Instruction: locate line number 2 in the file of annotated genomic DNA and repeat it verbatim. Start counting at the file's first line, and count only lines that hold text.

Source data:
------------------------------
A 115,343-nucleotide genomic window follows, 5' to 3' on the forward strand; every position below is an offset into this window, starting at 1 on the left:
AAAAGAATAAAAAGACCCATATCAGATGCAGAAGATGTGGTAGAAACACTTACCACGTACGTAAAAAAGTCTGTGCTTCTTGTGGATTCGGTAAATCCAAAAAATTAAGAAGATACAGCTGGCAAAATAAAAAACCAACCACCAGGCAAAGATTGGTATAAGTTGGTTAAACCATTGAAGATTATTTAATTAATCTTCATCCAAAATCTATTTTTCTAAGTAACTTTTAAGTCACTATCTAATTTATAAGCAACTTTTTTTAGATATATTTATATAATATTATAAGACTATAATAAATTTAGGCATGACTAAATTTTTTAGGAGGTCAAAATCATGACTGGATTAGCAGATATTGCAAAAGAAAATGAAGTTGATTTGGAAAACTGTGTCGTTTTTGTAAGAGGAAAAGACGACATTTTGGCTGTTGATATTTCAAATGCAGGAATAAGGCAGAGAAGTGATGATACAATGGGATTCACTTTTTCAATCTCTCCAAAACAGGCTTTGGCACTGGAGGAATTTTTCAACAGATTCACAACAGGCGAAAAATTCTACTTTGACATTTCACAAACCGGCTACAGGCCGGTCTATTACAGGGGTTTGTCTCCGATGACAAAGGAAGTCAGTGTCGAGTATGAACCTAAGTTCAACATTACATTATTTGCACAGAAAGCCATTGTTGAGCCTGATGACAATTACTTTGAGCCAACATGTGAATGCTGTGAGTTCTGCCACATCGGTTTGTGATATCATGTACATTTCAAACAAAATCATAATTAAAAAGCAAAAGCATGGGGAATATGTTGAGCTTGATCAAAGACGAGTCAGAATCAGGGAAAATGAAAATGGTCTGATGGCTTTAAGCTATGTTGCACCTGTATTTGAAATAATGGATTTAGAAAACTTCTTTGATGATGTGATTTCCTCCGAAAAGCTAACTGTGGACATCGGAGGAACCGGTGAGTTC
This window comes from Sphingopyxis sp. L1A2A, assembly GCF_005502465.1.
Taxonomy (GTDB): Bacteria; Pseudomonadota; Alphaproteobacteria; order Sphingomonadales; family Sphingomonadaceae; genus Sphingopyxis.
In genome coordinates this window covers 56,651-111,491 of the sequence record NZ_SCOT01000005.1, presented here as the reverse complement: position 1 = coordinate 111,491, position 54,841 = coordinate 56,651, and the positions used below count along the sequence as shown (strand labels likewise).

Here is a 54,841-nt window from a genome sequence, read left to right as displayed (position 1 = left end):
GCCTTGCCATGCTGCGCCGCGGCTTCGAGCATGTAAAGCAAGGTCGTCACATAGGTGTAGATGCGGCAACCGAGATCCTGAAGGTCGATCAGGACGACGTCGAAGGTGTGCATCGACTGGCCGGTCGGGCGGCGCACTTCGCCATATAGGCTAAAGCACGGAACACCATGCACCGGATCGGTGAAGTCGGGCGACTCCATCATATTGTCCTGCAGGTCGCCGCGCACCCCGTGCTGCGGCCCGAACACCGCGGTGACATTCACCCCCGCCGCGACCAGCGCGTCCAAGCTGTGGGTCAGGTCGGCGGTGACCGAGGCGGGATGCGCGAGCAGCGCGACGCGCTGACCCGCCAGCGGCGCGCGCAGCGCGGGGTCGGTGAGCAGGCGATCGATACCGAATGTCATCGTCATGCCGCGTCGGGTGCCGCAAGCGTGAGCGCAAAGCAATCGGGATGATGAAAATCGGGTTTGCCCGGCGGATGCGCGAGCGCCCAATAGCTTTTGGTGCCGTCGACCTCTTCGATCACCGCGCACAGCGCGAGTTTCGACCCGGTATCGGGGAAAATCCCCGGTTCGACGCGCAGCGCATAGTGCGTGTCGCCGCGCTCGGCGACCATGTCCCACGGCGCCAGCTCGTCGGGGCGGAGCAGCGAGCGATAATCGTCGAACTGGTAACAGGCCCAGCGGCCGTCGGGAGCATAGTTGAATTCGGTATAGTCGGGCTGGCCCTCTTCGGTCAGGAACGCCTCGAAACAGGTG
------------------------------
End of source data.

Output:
AAAAGAATAAAAAGACCCATATCAGATGCAGAAGATGTGGTAGAAACACTTACCACGTACGTAAAAAAGTCTGTGCTTCTTGTGGATTCGGTAAATCCAAAAAATTAAGAAGATACAGCTGGCAAAATAAAAAACCAACCACCAGGCAAAGATTGGTATAAGTTGGTTAAACCATTGAAGATTATTTAATTAATCTTCATCCAAAATCTATTTTTCTAAGTAACTTTTAAGTCACTATCTAATTTATAAGCAACTTTTTTTAGATATATTTATATAATATTATAAGACTATAATAAATTTAGGCATGACTAAATTTTTTAGGAGGTCAAAATCATGACTGGATTAGCAGATATTGCAAAAGAAAATGAAGTTGATTTGGAAAACTGTGTCGTTTTTGTAAGAGGAAAAGACGACATTTTGGCTGTTGATATTTCAAATGCAGGAATAAGGCAGAGAAGTGATGATACAATGGGATTCACTTTTTCAATCTCTCCAAAACAGGCTTTGGCACTGGAGGAATTTTTCAACAGATTCACAACAGGCGAAAAATTCTACTTTGACATTTCACAAACCGGCTACAGGCCGGTCTATTACAGGGGTTTGTCTCCGATGACAAAGGAAGTCAGTGTCGAGTATGAACCTAAGTTCAACATTACATTATTTGCACAGAAAGCCATTGTTGAGCCTGATGACAATTACTTTGAGCCAACATGTGAATGCTGTGAGTTCTGCCACATCGGTTTGTGATATCATGTACATTTCAAACAAAATCATAATTAAAAAGCAAAAGCATGGGGAATATGTTGAGCTTGATCAAAGACGAGTCAGAATCAGGGAAAATGAAAATGGTCTGATGGCTTTAAGCTATGTTGCACCTGTATTTGAAATAATGGATTTAGAAAACTTCTTTGATGATGTGATTTCCTCCGAAAAGCTAACTGTGGACATCGGAGGAACCGGTGAGTTC